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Insulation R-values and cavity depths

EPA's recommended r-value for insulation in different parts of the house and U.S.

Our homemade storage building continues to be a learning experience.  When we started out, I blithely said, "Let's put in as much insulation as possible despite the cost," and Mark agreed.  What I didn't realize is that you have to plan for your insulation needs from the get-go.

The map and chart at the top of the page show EPA's insulation recommendations for new wood-framed homes when heating with gas, heat pumps, or fuel oil.  (They recommend more insulation if you heat with electricity, and don't even give you an option for heating with wood.)  We're in their zone 4, which means we should have at least R30 in our ceiling and R13 in our walls.  The latter is easy, but the former is a bit of an issue.

Putting up wall insulationAssuming you're using fiberglass insulation (which fits our wallet and our remote setting), you need thicker wall or ceiling cavities to fit more insulation.  A typical 2X4 wall will hold up to R15 --- if you try to cram R19 in, you compress the insulation and, I believe, actually get less insulative value than you would have with a lower rated batt of insulation.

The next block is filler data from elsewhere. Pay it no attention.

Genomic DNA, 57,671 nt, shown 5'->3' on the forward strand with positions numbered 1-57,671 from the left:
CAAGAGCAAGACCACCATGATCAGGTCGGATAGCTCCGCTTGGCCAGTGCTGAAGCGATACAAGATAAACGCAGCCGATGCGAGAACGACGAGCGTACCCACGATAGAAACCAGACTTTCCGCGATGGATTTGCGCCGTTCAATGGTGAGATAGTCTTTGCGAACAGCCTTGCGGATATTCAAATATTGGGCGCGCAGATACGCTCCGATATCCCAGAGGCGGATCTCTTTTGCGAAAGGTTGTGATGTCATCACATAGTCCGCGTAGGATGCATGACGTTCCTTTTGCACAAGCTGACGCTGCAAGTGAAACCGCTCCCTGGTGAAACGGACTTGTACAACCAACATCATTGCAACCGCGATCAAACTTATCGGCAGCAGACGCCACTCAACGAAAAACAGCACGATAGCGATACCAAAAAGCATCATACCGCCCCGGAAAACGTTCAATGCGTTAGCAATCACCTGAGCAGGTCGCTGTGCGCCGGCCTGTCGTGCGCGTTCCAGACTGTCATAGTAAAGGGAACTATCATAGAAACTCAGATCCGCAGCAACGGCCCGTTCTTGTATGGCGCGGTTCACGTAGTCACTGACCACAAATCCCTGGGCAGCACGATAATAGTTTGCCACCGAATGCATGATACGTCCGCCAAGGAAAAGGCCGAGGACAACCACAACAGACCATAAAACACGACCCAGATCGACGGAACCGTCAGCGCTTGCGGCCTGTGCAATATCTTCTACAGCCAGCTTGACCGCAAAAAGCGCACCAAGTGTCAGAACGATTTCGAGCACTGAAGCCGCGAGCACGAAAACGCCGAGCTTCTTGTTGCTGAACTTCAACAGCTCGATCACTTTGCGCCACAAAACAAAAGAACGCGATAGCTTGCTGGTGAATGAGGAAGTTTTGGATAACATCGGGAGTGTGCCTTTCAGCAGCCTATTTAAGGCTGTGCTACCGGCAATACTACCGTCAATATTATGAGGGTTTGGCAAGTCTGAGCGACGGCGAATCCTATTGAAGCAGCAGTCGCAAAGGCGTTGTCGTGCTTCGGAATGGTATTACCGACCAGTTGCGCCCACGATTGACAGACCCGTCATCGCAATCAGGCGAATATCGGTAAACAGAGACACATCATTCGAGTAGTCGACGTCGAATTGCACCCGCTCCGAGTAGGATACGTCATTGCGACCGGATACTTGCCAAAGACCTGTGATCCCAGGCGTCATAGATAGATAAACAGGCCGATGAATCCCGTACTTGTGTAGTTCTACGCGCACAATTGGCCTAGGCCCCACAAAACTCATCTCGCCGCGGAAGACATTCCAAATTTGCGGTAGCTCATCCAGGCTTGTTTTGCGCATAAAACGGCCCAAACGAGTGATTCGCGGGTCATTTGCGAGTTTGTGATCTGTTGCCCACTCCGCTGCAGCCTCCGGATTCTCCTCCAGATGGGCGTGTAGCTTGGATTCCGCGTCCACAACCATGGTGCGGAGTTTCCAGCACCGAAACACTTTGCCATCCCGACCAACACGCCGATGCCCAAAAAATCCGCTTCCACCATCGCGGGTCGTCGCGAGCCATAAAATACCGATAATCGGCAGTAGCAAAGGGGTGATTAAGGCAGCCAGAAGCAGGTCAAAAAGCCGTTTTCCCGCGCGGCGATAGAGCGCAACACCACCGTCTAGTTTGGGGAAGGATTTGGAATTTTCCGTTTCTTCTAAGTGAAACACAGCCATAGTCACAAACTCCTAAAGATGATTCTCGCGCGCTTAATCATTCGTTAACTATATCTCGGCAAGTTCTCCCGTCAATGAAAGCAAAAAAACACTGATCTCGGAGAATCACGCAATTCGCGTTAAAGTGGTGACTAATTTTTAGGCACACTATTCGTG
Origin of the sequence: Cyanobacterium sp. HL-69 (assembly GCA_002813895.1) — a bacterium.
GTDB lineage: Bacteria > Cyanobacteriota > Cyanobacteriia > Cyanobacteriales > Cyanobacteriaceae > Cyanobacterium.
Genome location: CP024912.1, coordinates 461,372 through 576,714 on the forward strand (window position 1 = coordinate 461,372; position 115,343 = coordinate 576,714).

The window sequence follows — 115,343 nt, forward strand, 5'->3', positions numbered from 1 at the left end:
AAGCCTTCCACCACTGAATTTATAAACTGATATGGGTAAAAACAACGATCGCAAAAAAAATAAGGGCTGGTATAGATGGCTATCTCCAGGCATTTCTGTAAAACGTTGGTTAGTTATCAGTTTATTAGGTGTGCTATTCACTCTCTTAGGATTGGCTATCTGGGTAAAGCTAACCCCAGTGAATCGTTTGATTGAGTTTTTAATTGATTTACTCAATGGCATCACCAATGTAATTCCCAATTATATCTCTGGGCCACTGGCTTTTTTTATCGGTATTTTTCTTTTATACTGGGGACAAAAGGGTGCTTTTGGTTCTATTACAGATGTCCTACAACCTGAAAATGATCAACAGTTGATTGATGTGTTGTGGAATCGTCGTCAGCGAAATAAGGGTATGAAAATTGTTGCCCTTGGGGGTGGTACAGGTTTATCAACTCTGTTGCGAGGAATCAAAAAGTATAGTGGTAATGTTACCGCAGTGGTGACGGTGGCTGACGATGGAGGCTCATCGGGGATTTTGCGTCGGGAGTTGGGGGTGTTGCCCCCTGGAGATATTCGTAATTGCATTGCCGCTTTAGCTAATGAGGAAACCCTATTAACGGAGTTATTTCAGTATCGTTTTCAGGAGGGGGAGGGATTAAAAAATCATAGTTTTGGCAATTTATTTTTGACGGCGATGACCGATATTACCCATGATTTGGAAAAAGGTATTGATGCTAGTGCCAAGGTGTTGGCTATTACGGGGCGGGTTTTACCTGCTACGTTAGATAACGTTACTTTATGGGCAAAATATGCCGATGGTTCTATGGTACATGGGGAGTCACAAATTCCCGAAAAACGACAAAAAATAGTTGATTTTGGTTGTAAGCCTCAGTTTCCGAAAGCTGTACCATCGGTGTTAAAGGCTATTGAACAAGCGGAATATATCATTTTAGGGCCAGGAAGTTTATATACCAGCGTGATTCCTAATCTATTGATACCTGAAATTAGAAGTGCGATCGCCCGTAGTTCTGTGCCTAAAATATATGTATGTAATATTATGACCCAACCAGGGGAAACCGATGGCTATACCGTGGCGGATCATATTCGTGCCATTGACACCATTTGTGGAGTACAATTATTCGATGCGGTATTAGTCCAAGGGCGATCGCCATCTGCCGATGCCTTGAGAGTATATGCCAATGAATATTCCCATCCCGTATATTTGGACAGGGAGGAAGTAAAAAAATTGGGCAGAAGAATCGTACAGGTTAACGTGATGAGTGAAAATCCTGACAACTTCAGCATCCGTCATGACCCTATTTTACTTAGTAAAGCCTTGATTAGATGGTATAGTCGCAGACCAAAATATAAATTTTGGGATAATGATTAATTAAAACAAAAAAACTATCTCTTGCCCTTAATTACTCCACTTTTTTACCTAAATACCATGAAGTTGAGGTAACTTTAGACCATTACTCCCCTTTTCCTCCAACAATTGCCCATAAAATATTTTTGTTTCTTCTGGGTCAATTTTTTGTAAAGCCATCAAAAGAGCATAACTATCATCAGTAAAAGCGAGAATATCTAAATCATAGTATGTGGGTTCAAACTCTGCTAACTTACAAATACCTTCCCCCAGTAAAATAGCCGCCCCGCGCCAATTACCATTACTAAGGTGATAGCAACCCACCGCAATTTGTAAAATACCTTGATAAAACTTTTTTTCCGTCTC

Our original rafters are 5.5 inches deep, which would only allow us to put in R19 insulation up there --- makes me chilly just thinking about it (although I think the trailer ceiling has about R13.)  So we extended our rafters with some two by fours, giving us the space to increase our ceiling insulation to R30.  For future reference, here is the cavity depth you need for some common insulation r-values:

  • 3.5 inches --- R13
  • 6 inches --- R19
  • 9 inches --- R30
  • 12 inches --- R38

Most of our building project has been very forgiving of my learn-as-we-go mentality, but insulation requires some forethought.  For those who might want to try their own hand at building --- shun the fault I fell in!

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About us: Anna Hess and Mark Hamilton spent over a decade living self-sufficiently in the mountains of Virginia before moving north to start over from scratch in the foothills of Ohio. They've experimented with permaculture, no-till gardening, trailersteading, home-based microbusinesses and much more, writing about their adventures in both blogs and books.

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Arguably the most important part of the whole building!
Comment by Errol Sat Feb 6 07:49:03 2010

I totally agree! That's why it was the one part I was willing to spend money on. :-)